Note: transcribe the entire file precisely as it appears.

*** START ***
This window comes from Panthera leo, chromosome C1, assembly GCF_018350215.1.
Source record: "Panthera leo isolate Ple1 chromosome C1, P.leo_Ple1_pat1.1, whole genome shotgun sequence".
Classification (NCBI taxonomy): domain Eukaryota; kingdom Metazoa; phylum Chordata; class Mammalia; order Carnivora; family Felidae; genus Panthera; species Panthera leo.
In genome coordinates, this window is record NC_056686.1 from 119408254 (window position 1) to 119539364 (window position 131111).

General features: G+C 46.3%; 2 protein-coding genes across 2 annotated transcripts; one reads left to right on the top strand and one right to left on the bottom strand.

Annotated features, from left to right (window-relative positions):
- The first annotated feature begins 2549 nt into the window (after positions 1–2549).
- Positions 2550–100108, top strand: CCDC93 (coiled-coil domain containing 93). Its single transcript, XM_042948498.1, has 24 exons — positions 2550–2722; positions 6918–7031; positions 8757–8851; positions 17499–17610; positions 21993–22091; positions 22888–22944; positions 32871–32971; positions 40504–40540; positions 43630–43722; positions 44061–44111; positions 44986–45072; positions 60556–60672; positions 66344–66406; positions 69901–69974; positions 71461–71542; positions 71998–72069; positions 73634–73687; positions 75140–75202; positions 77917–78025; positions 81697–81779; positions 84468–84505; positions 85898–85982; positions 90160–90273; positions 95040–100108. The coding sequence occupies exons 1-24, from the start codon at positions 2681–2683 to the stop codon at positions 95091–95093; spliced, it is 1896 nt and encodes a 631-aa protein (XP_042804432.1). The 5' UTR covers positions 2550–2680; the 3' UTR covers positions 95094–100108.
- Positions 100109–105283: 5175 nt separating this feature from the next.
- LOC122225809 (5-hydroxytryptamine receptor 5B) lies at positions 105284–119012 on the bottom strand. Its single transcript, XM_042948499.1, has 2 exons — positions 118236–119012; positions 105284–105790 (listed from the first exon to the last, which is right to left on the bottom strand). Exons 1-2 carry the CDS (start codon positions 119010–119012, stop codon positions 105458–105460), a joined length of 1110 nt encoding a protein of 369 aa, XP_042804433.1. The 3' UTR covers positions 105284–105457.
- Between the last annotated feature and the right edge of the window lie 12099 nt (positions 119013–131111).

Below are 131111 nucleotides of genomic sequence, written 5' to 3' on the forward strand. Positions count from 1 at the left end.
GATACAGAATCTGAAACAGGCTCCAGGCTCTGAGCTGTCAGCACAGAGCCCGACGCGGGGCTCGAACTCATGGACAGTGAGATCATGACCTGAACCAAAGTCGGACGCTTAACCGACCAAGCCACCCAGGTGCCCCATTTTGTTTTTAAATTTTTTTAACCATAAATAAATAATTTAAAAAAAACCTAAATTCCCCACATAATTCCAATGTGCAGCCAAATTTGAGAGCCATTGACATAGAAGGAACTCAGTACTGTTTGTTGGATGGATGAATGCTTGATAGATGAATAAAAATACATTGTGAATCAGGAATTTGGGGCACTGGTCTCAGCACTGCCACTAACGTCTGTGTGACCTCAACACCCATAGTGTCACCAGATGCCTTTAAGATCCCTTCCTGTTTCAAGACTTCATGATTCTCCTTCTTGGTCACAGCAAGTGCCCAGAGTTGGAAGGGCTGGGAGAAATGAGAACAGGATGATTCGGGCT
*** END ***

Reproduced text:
This window comes from Panthera leo, chromosome C1, assembly GCF_018350215.1.
Source record: "Panthera leo isolate Ple1 chromosome C1, P.leo_Ple1_pat1.1, whole genome shotgun sequence".
Classification (NCBI taxonomy): domain Eukaryota; kingdom Metazoa; phylum Chordata; class Mammalia; order Carnivora; family Felidae; genus Panthera; species Panthera leo.
In genome coordinates, this window is record NC_056686.1 from 119408254 (window position 1) to 119539364 (window position 131111).

General features: G+C 46.3%; 2 protein-coding genes across 2 annotated transcripts; one reads left to right on the top strand and one right to left on the bottom strand.

Annotated features, from left to right (window-relative positions):
- The first annotated feature begins 2549 nt into the window (after positions 1–2549).
- Positions 2550–100108, top strand: CCDC93 (coiled-coil domain containing 93). Its single transcript, XM_042948498.1, has 24 exons — positions 2550–2722; positions 6918–7031; positions 8757–8851; positions 17499–17610; positions 21993–22091; positions 22888–22944; positions 32871–32971; positions 40504–40540; positions 43630–43722; positions 44061–44111; positions 44986–45072; positions 60556–60672; positions 66344–66406; positions 69901–69974; positions 71461–71542; positions 71998–72069; positions 73634–73687; positions 75140–75202; positions 77917–78025; positions 81697–81779; positions 84468–84505; positions 85898–85982; positions 90160–90273; positions 95040–100108. The coding sequence occupies exons 1-24, from the start codon at positions 2681–2683 to the stop codon at positions 95091–95093; spliced, it is 1896 nt and encodes a 631-aa protein (XP_042804432.1). The 5' UTR covers positions 2550–2680; the 3' UTR covers positions 95094–100108.
- Positions 100109–105283: 5175 nt separating this feature from the next.
- LOC122225809 (5-hydroxytryptamine receptor 5B) lies at positions 105284–119012 on the bottom strand. Its single transcript, XM_042948499.1, has 2 exons — positions 118236–119012; positions 105284–105790 (listed from the first exon to the last, which is right to left on the bottom strand). Exons 1-2 carry the CDS (start codon positions 119010–119012, stop codon positions 105458–105460), a joined length of 1110 nt encoding a protein of 369 aa, XP_042804433.1. The 3' UTR covers positions 105284–105457.
- Between the last annotated feature and the right edge of the window lie 12099 nt (positions 119013–131111).

Below are 131111 nucleotides of genomic sequence, written 5' to 3' on the forward strand. Positions count from 1 at the left end.
GATACAGAATCTGAAACAGGCTCCAGGCTCTGAGCTGTCAGCACAGAGCCCGACGCGGGGCTCGAACTCATGGACAGTGAGATCATGACCTGAACCAAAGTCGGACGCTTAACCGACCAAGCCACCCAGGTGCCCCATTTTGTTTTTAAATTTTTTTAACCATAAATAAATAATTTAAAAAAAACCTAAATTCCCCACATAATTCCAATGTGCAGCCAAATTTGAGAGCCATTGACATAGAAGGAACTCAGTACTGTTTGTTGGATGGATGAATGCTTGATAGATGAATAAAAATACATTGTGAATCAGGAATTTGGGGCACTGGTCTCAGCACTGCCACTAACGTCTGTGTGACCTCAACACCCATAGTGTCACCAGATGCCTTTAAGATCCCTTCCTGTTTCAAGACTTCATGATTCTCCTTCTTGGTCACAGCAAGTGCCCAGAGTTGGAAGGGCTGGGAGAAATGAGAACAGGATGATTCGGGCT